Allied - Beautifully filmed, but lacks heart - 2.5 stars

'I do not fake my emotions, that is why I am so convincing.'

Walking into the cinema...
This looks like a winning combination, but will the film be able to survive all the media surrounding the lead actors personal lives?  

Russelling Reviews: 
2.5 stars

           In North Africa during World War II, the atmosphere was turbulent and nothing was certain for the life of undercover operatives. Max Vatan (Brad Pitt) and Marianne Beauséjour (Marion Cotillard) are thrown together for a mission that would mean that they would need to trust one another implicitly as husband and wife, despite never meeting prior to their assignment in Morocco. Through the intense pressure of the operation and the emotions that come from spending time together in close quarters, they fall in love. After the frenzied stint in Africa, the couple decide to get married and work their way through the international system of getting Marianne into England from the field. After getting things processed through this immigration gauntlet, they commence their lives together with Max working for British intelligence and Marianne fulfilling her role as wife and mother to their beautiful daughter, Anna. The former operatives live a euphoric life together until Marianne’s loyalty to the wartime effort is questioned. Max must investigate the validity of the charges laid against his wife before the military is able to confirm if she has participated in treason. 
        Acclaimed director Robert Zemeckis sets the stage for an adventure that is reminiscent of the golden era of cinema. The cinematography and the wardrobe provide the narrative vehicle that will transport audiences back to the era of Casablanca and The Maltese Falcon. The acting team of Brad Pitt and Marion Cotillard on the surface  are a well chosen combination to move this story along. All the key components are in place for this production to deliver a box office winner, but somewhere along the way to cinemas the tires come off and cause things to breakdown.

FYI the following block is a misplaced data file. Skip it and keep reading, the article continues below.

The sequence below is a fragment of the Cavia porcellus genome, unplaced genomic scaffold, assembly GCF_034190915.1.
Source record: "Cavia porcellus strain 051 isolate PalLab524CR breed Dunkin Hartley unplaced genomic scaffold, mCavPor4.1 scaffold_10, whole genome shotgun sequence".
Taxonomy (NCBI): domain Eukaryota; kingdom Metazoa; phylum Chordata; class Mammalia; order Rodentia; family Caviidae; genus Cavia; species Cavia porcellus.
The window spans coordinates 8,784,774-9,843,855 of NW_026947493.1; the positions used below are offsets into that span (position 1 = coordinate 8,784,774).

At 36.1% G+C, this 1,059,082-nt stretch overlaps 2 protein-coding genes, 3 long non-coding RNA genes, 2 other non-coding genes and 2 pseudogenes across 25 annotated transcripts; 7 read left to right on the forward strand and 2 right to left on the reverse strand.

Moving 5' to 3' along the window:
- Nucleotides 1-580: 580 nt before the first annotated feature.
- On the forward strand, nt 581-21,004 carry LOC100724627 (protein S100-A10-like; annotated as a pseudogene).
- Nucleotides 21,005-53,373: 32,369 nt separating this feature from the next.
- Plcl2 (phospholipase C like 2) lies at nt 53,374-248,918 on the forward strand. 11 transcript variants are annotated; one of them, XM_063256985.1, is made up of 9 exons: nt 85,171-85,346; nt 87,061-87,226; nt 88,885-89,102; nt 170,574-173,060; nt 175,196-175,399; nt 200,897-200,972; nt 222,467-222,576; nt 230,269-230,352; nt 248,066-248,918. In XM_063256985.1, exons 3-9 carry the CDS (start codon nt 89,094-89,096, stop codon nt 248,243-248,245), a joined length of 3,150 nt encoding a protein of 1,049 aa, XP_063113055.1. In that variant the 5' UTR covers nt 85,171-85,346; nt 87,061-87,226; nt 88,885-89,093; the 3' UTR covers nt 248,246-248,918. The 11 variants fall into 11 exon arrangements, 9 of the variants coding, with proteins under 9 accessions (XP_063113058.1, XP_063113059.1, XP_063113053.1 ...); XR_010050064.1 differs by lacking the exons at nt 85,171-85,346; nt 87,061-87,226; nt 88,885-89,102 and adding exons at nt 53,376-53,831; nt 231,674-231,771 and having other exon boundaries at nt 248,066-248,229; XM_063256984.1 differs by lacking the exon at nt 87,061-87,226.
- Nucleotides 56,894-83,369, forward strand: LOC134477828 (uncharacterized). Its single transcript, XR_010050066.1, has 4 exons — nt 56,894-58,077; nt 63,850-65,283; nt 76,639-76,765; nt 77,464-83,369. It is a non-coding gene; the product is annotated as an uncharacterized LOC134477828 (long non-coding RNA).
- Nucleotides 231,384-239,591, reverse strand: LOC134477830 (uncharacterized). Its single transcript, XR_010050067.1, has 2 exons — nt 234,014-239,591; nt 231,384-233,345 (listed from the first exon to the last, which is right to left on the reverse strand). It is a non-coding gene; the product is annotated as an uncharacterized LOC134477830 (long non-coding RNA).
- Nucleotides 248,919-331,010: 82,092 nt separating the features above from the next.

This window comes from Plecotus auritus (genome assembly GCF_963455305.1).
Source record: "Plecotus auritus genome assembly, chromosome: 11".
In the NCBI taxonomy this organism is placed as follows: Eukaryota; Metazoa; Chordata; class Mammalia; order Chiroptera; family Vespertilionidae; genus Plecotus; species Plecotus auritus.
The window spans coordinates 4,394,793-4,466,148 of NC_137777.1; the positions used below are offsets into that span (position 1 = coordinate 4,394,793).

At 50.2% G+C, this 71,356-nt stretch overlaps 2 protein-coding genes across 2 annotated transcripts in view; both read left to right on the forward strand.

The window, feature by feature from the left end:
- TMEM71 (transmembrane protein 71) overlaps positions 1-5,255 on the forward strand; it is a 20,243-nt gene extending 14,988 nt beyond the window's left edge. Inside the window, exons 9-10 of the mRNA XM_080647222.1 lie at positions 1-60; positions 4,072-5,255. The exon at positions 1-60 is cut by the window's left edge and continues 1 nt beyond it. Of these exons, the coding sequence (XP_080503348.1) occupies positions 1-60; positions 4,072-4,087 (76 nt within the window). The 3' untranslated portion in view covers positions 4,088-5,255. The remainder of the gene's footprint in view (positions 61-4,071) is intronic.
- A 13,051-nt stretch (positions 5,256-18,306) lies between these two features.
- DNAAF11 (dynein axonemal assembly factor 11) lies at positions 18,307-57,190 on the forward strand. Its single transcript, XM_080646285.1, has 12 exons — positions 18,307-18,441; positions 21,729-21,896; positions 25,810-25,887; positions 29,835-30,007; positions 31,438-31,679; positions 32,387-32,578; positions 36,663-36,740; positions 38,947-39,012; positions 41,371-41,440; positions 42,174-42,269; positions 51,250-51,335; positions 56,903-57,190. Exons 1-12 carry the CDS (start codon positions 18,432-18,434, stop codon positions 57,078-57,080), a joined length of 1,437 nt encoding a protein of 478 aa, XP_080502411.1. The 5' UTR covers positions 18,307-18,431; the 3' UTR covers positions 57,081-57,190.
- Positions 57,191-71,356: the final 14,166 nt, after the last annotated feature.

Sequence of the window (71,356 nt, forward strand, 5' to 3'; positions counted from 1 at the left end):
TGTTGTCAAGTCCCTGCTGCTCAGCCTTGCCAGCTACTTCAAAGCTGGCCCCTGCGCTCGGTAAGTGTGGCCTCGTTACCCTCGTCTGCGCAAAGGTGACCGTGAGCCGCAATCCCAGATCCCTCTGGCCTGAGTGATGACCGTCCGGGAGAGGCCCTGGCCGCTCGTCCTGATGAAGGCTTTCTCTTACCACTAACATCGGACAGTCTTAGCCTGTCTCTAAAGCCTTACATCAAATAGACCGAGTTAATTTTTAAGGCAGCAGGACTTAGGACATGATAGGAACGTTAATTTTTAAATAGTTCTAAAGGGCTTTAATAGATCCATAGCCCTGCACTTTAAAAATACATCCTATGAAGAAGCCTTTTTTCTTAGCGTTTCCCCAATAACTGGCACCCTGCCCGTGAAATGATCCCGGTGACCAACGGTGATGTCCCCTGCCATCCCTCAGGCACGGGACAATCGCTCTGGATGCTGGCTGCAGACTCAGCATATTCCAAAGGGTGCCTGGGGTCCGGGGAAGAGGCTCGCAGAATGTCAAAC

Zemeckis was meticulous in the detail of the wardrobe and capturing the atmosphere of North Africa and London during World War II. Every element from the vehicles and the feeling of despair shows his ability to effectively direct. Where things go wrong with Allied can be found in the scripting and the performances from the lead actors. Wartime dramas do allow for some license for believability, but this script takes things to a new extreme. The relative ease of the agents escape from North Africa, the immediacy of their love for one another, the simplicity of travel between England and Europe during the World War, the over the top hospital scene during Anna's birth and the violent conclusion make it difficult to accept the films message. The script issues are accentuated by the lack of chemistry between Pitt and Cotillard. These accomplished actors who have proven to portray sensuality and relational tensions with ease in past projects fail to light the spark needed in their on-screen relationship. Pitt may look great in the period clothing, but he seems to be going through the motions  and provides little passion. What is promised is a beautiful love story, but like a mannequin, there is no heart under the wardrobe. For what is promised, the overall experience is less than satisfying and becomes a wasted opportunity for Zemeckis and all involved.   

REEL DIALOGUE: What are some of the bigger questions to consider from this film? 

Throughout human history, the label of traitor is something that no one wants to bear. Yet, people still choose to betray relationships, countries and even God for any multitude of reasons. From Adam to Judas, betrayal is seen throughout the Bible, too. How does God respond to those who betray him? He may surprise you with the judgement and the love that is offered to those who betray him.

Passages on treason: Genesis 3, Luke 6:27-38, John 3:16, Hebrews 9:28

Trailer for the film

Written by Russell Matthews based on a five star rating system @ Russelling Reviews 
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